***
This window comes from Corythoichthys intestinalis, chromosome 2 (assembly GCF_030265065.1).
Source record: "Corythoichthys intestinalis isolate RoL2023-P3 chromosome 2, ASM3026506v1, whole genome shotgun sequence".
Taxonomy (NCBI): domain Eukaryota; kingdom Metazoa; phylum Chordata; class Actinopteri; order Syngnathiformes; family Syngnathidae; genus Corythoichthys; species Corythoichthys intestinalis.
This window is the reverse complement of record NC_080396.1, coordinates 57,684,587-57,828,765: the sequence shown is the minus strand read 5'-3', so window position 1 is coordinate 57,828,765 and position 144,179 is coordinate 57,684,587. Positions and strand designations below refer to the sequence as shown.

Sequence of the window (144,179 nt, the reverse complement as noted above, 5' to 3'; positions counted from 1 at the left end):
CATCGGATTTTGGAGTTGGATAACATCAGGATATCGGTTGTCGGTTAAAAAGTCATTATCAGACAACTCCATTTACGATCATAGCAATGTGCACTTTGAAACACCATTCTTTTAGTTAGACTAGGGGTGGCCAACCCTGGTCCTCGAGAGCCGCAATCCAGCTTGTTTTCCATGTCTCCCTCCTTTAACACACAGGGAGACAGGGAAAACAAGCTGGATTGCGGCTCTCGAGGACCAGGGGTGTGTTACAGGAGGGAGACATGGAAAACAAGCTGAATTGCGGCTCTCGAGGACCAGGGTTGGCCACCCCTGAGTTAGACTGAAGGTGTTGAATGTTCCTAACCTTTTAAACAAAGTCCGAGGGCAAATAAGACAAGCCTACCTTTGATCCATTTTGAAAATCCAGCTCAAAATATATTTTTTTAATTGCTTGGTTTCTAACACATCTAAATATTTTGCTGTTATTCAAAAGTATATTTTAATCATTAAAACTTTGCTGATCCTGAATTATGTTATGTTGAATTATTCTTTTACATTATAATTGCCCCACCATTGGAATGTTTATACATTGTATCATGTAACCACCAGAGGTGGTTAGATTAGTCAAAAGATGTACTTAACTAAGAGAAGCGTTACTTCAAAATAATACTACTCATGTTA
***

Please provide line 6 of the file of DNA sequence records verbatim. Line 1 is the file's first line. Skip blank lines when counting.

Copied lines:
CATCGGATTTTGGAGTTGGATAACATCAGGATATCGGTTGTCGGTTAAAAAGTCATTATCAGACAACTCCATTTACGATCATAGCAATGTGCACTTTGAAACACCATTCTTTTAGTTAGACTAGGGGTGGCCAACCCTGGTCCTCGAGAGCCGCAATCCAGCTTGTTTTCCATGTCTCCCTCCTTTAACACACAGGGAGACAGGGAAAACAAGCTGGATTGCGGCTCTCGAGGACCAGGGGTGTGTTACAGGAGGGAGACATGGAAAACAAGCTGAATTGCGGCTCTCGAGGACCAGGGTTGGCCACCCCTGAGTTAGACTGAAGGTGTTGAATGTTCCTAACCTTTTAAACAAAGTCCGAGGGCAAATAAGACAAGCCTACCTTTGATCCATTTTGAAAATCCAGCTCAAAATATATTTTTTTAATTGCTTGGTTTCTAACACATCTAAATATTTTGCTGTTATTCAAAAGTATATTTTAATCATTAAAACTTTGCTGATCCTGAATTATGTTATGTTGAATTATTCTTTTACATTATAATTGCCCCACCATTGGAATGTTTATACATTGTATCATGTAACCACCAGAGGTGGTTAGATTAGTCAAAAGATGTACTTAACTAAGAGAAGCGTTACTTCAAAATAATACTACTCATGTTA